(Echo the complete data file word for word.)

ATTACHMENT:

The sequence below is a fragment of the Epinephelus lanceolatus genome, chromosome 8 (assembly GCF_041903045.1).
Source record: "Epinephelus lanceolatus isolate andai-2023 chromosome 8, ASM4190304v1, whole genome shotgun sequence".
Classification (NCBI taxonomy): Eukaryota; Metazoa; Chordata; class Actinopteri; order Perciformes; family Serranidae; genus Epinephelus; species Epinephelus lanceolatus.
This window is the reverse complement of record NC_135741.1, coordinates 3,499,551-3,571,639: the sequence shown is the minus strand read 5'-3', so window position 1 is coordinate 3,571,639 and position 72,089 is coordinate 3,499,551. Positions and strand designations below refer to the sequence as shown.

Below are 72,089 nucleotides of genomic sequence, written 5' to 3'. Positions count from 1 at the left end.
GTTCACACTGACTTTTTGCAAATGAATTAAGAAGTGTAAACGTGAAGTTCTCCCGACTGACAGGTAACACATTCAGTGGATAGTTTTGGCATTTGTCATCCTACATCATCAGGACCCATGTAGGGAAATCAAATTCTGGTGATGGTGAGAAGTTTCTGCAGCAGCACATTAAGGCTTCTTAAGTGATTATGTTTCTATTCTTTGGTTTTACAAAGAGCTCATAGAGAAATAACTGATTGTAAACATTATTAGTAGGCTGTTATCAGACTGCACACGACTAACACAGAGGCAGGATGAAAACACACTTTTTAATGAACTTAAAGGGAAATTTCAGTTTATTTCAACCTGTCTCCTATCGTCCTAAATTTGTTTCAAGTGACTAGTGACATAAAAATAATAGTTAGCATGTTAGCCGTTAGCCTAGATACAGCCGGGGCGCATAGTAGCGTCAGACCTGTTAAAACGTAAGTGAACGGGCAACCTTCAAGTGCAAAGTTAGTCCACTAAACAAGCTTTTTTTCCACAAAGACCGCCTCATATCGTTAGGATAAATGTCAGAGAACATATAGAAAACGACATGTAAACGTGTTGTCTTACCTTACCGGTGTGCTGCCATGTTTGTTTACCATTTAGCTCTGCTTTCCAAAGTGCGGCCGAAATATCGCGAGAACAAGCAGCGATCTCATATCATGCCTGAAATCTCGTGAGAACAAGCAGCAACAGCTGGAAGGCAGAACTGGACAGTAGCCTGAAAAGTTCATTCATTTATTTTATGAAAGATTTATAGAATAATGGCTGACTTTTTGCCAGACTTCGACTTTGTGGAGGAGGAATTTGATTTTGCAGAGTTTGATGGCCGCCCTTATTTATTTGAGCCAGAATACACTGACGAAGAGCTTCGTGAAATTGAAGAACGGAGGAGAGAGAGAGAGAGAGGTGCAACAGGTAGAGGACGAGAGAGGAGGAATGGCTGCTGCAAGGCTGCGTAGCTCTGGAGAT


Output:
The sequence below is a fragment of the Epinephelus lanceolatus genome, chromosome 8 (assembly GCF_041903045.1).
Source record: "Epinephelus lanceolatus isolate andai-2023 chromosome 8, ASM4190304v1, whole genome shotgun sequence".
Classification (NCBI taxonomy): Eukaryota; Metazoa; Chordata; class Actinopteri; order Perciformes; family Serranidae; genus Epinephelus; species Epinephelus lanceolatus.
This window is the reverse complement of record NC_135741.1, coordinates 3,499,551-3,571,639: the sequence shown is the minus strand read 5'-3', so window position 1 is coordinate 3,571,639 and position 72,089 is coordinate 3,499,551. Positions and strand designations below refer to the sequence as shown.

Below are 72,089 nucleotides of genomic sequence, written 5' to 3'. Positions count from 1 at the left end.
GTTCACACTGACTTTTTGCAAATGAATTAAGAAGTGTAAACGTGAAGTTCTCCCGACTGACAGGTAACACATTCAGTGGATAGTTTTGGCATTTGTCATCCTACATCATCAGGACCCATGTAGGGAAATCAAATTCTGGTGATGGTGAGAAGTTTCTGCAGCAGCACATTAAGGCTTCTTAAGTGATTATGTTTCTATTCTTTGGTTTTACAAAGAGCTCATAGAGAAATAACTGATTGTAAACATTATTAGTAGGCTGTTATCAGACTGCACACGACTAACACAGAGGCAGGATGAAAACACACTTTTTAATGAACTTAAAGGGAAATTTCAGTTTATTTCAACCTGTCTCCTATCGTCCTAAATTTGTTTCAAGTGACTAGTGACATAAAAATAATAGTTAGCATGTTAGCCGTTAGCCTAGATACAGCCGGGGCGCATAGTAGCGTCAGACCTGTTAAAACGTAAGTGAACGGGCAACCTTCAAGTGCAAAGTTAGTCCACTAAACAAGCTTTTTTTCCACAAAGACCGCCTCATATCGTTAGGATAAATGTCAGAGAACATATAGAAAACGACATGTAAACGTGTTGTCTTACCTTACCGGTGTGCTGCCATGTTTGTTTACCATTTAGCTCTGCTTTCCAAAGTGCGGCCGAAATATCGCGAGAACAAGCAGCGATCTCATATCATGCCTGAAATCTCGTGAGAACAAGCAGCAACAGCTGGAAGGCAGAACTGGACAGTAGCCTGAAAAGTTCATTCATTTATTTTATGAAAGATTTATAGAATAATGGCTGACTTTTTGCCAGACTTCGACTTTGTGGAGGAGGAATTTGATTTTGCAGAGTTTGATGGCCGCCCTTATTTATTTGAGCCAGAATACACTGACGAAGAGCTTCGTGAAATTGAAGAACGGAGGAGAGAGAGAGAGAGAGGTGCAACAGGTAGAGGACGAGAGAGGAGGAATGGCTGCTGCAAGGCTGCGTAGCTCTGGAGAT